CSI’s international president, Dr. John Eibner, wrote today to Sardar Ayaz Sadiq, Pakistan’s new Federal Minister of Law and Justice, asking him to drop the charges against ten Pakistani citizens who have been charged with blasphemy.
Noting that the cases against the accused are “marred by lack of credible evidence and other irregularities,” Eibner argued that “charges of blasphemy are habitually leveled in Pakistan by police officers and other complainants against innocent people for the purposes of revenge or other forms of unworthy personal satisfaction.”
Under sections 295B and C of Pakistan’s penal code, desecrating any part of the Qur’an is punishable by life in prison. Disrespecting Muhammad, the prophet of Islam, is punishable by death.
Eibner wrote that the threat to human rights posed by Pakistan’s blasphemy laws goes beyond the punishments meted out by the legal system: “Lives are also threatened and taken extra-judicially. Murderers feel justified and endowed with impunity because of the federal blasphemy law.”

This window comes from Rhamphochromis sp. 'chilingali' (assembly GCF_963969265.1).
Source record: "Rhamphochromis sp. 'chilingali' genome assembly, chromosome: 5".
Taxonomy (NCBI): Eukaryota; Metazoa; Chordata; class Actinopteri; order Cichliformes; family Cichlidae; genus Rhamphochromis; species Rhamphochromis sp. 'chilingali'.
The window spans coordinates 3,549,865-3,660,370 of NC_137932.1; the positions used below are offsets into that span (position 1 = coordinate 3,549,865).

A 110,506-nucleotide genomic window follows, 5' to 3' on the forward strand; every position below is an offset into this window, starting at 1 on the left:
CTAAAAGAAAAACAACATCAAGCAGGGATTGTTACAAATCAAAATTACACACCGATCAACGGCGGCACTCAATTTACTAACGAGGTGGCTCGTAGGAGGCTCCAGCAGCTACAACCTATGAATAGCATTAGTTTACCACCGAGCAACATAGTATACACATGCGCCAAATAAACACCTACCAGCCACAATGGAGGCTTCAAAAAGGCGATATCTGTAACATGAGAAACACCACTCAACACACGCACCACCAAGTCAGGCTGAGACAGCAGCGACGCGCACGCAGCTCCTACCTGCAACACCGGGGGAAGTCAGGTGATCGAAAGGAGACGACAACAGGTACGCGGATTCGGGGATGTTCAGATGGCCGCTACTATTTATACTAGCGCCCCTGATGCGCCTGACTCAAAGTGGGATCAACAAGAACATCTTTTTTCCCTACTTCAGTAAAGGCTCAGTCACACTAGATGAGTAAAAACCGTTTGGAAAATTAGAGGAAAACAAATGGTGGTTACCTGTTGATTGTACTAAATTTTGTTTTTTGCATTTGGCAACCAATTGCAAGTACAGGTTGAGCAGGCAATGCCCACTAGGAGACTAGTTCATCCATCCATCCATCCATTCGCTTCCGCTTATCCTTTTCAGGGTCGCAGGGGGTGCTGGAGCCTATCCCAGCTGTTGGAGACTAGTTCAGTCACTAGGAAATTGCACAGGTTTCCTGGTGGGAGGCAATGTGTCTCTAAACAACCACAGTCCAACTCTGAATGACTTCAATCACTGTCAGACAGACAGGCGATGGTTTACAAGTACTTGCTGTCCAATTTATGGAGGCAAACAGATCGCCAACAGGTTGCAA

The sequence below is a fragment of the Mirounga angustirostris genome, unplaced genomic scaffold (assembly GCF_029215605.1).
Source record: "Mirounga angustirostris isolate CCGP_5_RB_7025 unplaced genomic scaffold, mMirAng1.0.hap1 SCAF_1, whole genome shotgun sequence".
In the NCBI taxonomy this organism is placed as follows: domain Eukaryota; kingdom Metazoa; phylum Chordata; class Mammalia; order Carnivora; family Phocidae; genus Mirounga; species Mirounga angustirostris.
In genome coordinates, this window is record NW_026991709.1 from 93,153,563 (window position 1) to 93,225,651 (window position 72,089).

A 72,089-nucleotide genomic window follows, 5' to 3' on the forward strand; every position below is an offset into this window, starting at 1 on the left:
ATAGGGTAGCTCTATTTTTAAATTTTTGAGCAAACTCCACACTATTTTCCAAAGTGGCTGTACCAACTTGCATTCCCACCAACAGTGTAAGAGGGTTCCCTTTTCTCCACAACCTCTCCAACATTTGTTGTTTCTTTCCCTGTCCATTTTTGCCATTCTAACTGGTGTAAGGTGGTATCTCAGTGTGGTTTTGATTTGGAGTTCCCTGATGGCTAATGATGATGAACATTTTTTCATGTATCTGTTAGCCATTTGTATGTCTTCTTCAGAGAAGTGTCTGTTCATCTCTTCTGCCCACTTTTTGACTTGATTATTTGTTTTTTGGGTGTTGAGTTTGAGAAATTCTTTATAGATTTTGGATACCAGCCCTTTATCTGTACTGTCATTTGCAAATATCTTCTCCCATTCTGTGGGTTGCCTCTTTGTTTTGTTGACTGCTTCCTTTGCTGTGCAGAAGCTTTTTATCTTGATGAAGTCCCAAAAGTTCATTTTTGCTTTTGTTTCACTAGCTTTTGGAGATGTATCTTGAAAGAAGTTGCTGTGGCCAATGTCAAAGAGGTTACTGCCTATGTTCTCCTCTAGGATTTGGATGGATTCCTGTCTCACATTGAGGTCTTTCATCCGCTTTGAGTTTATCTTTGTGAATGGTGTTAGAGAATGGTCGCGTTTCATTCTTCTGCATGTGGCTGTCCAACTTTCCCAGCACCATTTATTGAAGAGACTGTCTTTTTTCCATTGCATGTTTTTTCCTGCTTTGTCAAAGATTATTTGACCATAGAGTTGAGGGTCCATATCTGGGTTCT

According to the Center for Research and Security Studies, 1,415 people were accused of blasphemy in Pakistan between 1947 and 2021. 81 of them were killed extrajudicially.
While Pakistan has never formally executed a person for blasphemy, many people have spent years in jail on blasphemy charges, including Asia Bibi, a Christian woman who spent nearly a decade behind bars. People formally charged with blasphemy have included children and mentally disabled people.
The ten Pakistani citizens currently facing blasphemy charges identified in Eibner’s letter include both Christians and Muslims:
- Salamat Mansha Masih
- Sarfraz Ahmad
- Stephen Masih
- M. Tayyab
- Haider Ali
- Muhammad Shahid
- Shagufta Kiran
- Raja Aziz Waris Masih
- Sunny Waqas
- Noman Masih
CSI supports victims of Pakistan’s blasphemy laws, and their families, with legal and financial aid.
Christian Solidarity International (CSI) is a Christian human rights organization promoting religious liberty and human dignity.